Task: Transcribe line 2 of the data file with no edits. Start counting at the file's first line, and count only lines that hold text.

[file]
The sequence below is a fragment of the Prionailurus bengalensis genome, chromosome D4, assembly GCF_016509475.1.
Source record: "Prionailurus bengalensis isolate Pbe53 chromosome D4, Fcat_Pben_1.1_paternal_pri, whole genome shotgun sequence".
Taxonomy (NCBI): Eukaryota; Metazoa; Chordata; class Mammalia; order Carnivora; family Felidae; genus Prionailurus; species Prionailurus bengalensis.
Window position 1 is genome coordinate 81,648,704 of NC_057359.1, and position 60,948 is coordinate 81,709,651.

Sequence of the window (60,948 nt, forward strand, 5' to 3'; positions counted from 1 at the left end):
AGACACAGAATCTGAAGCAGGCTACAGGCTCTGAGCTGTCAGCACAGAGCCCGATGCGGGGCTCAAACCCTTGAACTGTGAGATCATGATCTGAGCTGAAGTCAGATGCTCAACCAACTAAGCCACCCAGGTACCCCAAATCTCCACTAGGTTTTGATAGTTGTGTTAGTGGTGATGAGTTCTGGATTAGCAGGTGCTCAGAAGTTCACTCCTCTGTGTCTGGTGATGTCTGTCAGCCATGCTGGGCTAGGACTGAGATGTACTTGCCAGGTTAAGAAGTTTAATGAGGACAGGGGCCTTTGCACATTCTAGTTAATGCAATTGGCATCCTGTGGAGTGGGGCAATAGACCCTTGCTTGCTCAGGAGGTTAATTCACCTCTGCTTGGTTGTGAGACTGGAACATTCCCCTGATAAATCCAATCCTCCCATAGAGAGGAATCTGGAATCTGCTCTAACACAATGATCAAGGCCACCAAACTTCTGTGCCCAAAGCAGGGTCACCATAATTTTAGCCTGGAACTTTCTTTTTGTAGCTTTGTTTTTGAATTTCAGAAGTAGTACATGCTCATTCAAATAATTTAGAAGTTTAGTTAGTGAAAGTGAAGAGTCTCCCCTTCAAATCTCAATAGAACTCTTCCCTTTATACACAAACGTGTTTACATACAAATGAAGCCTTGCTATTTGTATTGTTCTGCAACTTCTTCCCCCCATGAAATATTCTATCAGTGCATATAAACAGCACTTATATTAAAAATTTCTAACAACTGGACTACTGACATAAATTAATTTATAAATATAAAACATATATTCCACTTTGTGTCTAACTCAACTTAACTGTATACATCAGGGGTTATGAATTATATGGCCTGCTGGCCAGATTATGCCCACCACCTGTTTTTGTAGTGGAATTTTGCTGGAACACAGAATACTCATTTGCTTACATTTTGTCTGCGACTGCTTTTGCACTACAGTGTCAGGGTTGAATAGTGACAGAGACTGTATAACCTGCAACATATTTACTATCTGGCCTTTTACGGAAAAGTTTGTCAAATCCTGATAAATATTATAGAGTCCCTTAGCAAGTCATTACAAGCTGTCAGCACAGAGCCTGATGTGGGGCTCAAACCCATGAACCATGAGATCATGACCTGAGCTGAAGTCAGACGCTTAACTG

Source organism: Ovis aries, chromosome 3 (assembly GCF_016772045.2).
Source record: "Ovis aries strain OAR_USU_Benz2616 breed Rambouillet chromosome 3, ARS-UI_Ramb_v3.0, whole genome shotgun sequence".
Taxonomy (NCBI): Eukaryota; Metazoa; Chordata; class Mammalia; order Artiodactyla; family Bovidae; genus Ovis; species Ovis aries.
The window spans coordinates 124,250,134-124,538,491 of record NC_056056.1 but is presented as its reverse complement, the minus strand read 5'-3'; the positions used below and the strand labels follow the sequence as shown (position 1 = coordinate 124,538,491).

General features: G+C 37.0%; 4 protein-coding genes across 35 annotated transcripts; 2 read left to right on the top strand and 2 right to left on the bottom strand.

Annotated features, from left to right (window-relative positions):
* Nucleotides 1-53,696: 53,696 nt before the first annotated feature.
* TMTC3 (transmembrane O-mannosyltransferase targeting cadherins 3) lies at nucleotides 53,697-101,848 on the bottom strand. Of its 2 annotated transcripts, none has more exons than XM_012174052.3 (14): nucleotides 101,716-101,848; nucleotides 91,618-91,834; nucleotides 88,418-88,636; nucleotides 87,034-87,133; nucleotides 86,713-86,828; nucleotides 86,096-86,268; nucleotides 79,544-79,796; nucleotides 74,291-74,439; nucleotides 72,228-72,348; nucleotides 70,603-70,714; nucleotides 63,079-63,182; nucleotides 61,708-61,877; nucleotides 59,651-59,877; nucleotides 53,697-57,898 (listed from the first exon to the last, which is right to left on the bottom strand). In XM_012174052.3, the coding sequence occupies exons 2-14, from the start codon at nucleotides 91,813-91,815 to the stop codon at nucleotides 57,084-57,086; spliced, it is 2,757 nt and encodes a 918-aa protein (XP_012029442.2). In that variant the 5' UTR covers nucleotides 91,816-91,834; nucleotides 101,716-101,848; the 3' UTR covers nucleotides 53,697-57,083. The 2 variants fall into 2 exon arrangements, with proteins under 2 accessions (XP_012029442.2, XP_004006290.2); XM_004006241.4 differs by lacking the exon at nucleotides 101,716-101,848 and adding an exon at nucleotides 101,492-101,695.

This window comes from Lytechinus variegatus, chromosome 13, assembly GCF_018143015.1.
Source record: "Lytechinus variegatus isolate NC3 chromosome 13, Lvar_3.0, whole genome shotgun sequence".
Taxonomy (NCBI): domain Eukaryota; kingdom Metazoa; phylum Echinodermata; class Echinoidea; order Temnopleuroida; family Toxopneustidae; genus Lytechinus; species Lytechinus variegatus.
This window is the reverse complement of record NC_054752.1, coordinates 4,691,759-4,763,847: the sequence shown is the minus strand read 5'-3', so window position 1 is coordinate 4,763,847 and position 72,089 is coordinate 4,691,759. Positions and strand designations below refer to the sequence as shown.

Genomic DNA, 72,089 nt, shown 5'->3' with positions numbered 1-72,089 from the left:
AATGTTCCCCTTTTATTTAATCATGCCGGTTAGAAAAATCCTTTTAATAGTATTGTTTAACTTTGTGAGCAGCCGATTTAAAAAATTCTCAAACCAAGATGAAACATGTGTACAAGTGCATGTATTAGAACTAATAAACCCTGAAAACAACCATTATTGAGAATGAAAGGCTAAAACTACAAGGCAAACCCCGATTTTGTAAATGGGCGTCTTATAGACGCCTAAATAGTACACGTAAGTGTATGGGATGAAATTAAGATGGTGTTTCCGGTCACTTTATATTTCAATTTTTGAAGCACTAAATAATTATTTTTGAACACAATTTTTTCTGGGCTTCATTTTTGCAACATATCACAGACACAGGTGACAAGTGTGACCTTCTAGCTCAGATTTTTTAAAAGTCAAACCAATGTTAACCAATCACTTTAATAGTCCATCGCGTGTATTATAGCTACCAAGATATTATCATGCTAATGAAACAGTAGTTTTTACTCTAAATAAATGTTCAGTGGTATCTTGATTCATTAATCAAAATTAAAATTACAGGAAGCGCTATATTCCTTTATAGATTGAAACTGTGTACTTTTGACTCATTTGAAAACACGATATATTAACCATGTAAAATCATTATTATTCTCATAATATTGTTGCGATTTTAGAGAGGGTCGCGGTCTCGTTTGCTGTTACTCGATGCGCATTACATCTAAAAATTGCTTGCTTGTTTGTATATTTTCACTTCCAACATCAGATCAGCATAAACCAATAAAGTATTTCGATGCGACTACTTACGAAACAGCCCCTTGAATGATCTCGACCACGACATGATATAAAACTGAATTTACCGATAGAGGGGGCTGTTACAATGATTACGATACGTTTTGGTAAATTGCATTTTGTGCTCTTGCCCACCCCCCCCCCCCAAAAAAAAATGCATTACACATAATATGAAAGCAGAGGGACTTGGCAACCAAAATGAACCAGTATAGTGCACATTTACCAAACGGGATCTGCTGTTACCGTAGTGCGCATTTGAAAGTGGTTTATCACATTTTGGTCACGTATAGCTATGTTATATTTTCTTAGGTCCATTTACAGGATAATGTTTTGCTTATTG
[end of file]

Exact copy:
Source record: "Prionailurus bengalensis isolate Pbe53 chromosome D4, Fcat_Pben_1.1_paternal_pri, whole genome shotgun sequence".